NEW DELHI, April 28: India and the United States will try to iron out differences next week over a crucial civilian nuclear deal amid impatience by Washington over the slow pace of talks, officials said on Saturday.
Indian Foreign Secretary Shivshankar Menon will be in Washington on Monday and Tuesday to hold negotiations with US Under Secretary of State Nicholas Burns to propel the dialogue forward.
The talks have been stalled mainly over concerns in India that the agreement will seek to curtail the country's nuclear weapons programme.
India has a “very clear approach” on the deal, Menon said in a report tabled in parliament on Thursday, even as Washington expressed its unhappiness over the dialogue last week.
His comment came after US State Department spokesman Sean McCormack said in Washington there was “some frustration on the part of the administration as well as Congress on the pace of these negotiations.” Indian officials tried to downplay the US remarks.
“When you hold talks, there are bound to be differences,” said a senior government official, who did not wish to be named.
The talks are to implement an accord struck in July 2005 giving India access to US nuclear fuel and technology for civilian use without requiring New Delhi to sign the nuclear non-proliferation treaty as required by US law.
But differences persist, chiefly over a clause which states the US would withdraw civil nuclear fuel supplies and equipment if India breaches its unilateral moratorium on nuclear testing.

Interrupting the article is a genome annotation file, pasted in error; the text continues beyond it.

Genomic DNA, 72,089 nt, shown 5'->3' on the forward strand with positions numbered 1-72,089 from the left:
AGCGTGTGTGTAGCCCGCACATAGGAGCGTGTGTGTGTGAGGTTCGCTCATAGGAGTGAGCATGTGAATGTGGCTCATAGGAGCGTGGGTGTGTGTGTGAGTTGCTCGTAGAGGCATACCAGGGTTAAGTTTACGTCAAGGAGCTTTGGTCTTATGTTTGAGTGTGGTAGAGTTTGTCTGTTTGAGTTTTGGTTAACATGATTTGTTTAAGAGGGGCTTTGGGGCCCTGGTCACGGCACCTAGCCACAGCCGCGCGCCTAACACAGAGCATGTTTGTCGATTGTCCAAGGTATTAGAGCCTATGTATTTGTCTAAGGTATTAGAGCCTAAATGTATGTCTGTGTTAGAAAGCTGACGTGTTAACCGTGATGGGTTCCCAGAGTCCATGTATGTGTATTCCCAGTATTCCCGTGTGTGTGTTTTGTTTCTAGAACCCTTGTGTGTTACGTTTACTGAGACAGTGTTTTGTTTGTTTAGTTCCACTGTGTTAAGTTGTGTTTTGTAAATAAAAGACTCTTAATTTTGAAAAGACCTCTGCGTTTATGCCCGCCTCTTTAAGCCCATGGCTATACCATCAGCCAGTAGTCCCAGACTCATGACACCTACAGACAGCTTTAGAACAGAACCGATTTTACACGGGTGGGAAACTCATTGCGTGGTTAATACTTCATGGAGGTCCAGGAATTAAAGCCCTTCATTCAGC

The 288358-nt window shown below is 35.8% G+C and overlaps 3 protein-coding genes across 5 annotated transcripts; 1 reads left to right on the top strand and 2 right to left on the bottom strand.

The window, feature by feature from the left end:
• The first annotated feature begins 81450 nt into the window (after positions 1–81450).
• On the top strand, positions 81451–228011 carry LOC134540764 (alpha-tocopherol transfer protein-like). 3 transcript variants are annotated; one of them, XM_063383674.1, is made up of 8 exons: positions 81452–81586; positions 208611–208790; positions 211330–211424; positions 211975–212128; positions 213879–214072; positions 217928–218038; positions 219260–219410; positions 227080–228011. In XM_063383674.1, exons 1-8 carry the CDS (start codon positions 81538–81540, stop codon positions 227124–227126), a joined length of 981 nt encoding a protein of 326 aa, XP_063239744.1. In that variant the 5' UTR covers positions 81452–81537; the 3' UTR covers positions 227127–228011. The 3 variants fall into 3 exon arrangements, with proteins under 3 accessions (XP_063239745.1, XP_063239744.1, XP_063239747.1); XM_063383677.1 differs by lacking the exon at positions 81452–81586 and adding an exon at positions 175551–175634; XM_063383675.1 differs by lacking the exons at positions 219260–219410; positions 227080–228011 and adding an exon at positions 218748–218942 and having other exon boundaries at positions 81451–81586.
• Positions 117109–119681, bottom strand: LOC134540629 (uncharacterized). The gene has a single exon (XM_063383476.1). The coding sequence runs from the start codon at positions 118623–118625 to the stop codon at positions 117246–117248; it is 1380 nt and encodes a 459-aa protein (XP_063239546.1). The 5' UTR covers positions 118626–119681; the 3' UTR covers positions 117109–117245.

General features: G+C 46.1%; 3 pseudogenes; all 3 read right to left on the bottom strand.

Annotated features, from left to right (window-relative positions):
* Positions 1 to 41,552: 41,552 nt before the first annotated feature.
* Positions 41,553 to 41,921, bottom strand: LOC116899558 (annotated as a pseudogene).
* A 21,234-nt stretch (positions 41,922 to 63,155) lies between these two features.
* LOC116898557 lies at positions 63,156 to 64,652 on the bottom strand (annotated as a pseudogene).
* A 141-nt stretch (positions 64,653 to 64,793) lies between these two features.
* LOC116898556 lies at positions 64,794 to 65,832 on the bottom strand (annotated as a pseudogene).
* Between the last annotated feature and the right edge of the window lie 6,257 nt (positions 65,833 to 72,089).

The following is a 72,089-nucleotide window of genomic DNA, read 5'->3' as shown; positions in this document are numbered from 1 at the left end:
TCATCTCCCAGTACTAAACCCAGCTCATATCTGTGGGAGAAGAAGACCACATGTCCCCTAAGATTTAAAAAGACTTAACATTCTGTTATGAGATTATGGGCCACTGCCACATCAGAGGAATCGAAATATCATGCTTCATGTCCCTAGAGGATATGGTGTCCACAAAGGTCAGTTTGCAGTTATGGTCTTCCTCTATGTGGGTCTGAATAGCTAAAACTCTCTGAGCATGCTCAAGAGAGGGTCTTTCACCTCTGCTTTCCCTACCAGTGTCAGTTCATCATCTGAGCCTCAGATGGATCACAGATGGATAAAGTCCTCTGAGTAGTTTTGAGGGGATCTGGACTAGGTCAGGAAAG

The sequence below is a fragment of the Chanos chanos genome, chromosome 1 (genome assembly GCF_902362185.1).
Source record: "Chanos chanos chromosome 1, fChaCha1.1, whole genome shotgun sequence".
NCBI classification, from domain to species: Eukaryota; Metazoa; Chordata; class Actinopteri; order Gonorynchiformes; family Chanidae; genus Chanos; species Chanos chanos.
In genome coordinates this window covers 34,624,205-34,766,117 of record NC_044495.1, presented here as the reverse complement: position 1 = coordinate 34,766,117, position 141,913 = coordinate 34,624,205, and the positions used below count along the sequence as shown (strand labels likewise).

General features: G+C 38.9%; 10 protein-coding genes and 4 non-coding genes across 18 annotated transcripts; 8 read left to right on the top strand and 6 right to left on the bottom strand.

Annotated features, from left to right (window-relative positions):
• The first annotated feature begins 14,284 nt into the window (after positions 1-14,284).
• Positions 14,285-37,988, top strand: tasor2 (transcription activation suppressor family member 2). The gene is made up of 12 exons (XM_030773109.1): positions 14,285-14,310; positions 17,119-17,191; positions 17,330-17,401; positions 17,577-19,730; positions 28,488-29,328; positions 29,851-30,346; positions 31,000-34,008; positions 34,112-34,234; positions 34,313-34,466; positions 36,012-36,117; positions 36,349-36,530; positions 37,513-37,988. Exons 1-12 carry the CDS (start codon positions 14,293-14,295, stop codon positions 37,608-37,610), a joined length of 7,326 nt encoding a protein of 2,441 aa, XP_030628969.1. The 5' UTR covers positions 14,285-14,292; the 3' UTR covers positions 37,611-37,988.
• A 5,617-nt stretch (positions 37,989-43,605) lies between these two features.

India atomic scientists and critics say the agreement will put restrictions on the country's nuclear weapons programme.
Ahead of the meeting, Menon sought to dispel the fears.
“Whatever we do with the US will not affect our nuclear strategic programme,” Menon said.
Experts warned that India must act fast on the deal.
“There is genuine concern about the delay. India is not the centre of the universe for them,” said G. Balachandran, Visiting Fellow at security think-tank Institute for Defence Studies and Analyses.
“They will get preoccupied with (presidential) elections next year,” he said. The nuclear policy expert said a likely outcome was a compromise on the wording of the agreement.
“The differences are over the consequences of nuclear testing. The Americans can't take away the right to test. It's a matter of reaching a compromise over the wording of the deal, not a compromise of interests,” he said.—AFP